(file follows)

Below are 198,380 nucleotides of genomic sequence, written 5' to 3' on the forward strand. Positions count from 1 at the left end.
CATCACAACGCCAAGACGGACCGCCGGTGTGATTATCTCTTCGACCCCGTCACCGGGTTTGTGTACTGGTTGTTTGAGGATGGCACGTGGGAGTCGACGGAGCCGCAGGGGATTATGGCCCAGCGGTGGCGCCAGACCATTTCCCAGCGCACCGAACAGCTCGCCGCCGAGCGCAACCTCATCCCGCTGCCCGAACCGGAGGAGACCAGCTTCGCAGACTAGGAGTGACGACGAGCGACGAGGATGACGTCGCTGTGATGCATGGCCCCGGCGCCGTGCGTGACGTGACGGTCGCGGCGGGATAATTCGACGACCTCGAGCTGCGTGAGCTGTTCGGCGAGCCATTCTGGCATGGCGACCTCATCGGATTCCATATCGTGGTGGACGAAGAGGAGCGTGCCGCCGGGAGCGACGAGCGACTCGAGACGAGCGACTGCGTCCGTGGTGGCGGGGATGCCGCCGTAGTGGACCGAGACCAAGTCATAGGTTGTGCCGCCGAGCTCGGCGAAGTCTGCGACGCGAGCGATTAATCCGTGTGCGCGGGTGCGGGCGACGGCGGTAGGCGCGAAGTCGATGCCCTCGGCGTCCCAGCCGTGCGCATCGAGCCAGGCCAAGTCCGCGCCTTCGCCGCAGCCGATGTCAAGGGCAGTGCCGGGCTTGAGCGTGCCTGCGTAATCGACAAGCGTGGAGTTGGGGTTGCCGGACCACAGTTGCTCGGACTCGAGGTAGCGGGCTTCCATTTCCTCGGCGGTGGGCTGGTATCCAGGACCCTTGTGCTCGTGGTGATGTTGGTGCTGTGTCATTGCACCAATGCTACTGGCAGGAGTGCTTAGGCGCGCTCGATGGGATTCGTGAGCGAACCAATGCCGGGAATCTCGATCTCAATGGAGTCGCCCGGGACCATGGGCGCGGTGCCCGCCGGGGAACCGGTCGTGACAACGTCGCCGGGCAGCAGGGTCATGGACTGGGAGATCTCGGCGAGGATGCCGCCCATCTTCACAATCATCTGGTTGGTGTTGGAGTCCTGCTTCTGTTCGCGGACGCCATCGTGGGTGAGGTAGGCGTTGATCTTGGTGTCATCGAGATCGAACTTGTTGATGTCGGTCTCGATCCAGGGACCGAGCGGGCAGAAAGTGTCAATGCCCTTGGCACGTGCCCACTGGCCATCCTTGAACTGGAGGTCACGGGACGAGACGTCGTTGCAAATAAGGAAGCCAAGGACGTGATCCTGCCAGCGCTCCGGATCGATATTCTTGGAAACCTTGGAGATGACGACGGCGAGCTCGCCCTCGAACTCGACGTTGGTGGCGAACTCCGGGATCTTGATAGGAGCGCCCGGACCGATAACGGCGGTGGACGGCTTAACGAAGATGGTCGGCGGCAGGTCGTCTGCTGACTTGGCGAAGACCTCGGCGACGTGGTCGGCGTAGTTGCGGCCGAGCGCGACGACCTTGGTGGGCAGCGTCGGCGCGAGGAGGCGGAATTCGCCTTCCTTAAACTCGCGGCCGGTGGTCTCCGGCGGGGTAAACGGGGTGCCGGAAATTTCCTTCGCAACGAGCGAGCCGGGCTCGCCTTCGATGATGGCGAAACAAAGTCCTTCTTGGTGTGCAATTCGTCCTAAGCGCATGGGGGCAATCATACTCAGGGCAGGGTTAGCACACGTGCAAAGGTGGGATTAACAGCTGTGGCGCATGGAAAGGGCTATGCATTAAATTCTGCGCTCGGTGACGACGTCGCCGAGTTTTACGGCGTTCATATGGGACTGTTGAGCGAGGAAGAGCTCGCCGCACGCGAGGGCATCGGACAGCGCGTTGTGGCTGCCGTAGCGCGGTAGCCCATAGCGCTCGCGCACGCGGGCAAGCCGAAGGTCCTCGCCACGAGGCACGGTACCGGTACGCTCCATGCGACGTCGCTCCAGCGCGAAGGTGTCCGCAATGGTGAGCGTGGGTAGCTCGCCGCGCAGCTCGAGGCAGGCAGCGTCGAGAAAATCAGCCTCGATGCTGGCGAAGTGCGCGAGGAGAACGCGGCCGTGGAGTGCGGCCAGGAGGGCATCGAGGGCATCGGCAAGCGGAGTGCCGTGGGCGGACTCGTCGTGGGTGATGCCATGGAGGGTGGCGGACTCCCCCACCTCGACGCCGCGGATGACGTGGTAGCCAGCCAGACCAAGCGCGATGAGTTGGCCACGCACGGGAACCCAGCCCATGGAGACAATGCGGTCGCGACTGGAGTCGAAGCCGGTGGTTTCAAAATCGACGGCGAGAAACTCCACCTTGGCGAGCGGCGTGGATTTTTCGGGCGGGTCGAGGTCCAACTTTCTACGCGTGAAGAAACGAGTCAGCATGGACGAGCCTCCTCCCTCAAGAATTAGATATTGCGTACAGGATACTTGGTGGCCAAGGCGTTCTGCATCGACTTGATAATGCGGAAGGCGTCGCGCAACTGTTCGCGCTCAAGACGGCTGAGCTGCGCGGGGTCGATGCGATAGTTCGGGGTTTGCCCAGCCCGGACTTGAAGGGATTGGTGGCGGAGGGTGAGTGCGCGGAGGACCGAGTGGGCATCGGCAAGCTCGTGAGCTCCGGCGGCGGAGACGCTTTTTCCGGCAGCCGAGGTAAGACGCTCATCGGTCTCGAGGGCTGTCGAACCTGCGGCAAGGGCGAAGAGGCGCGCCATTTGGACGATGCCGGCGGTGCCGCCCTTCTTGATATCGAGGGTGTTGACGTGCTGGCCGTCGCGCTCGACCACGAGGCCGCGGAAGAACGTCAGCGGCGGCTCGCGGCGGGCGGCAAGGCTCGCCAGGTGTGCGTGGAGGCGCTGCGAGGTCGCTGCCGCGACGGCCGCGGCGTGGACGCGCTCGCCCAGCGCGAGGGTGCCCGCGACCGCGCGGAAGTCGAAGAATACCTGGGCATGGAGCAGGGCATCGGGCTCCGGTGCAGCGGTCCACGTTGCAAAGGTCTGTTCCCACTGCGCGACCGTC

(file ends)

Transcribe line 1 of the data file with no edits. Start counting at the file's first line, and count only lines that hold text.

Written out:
Below are 198,380 nucleotides of genomic sequence, written 5' to 3' on the forward strand. Positions count from 1 at the left end.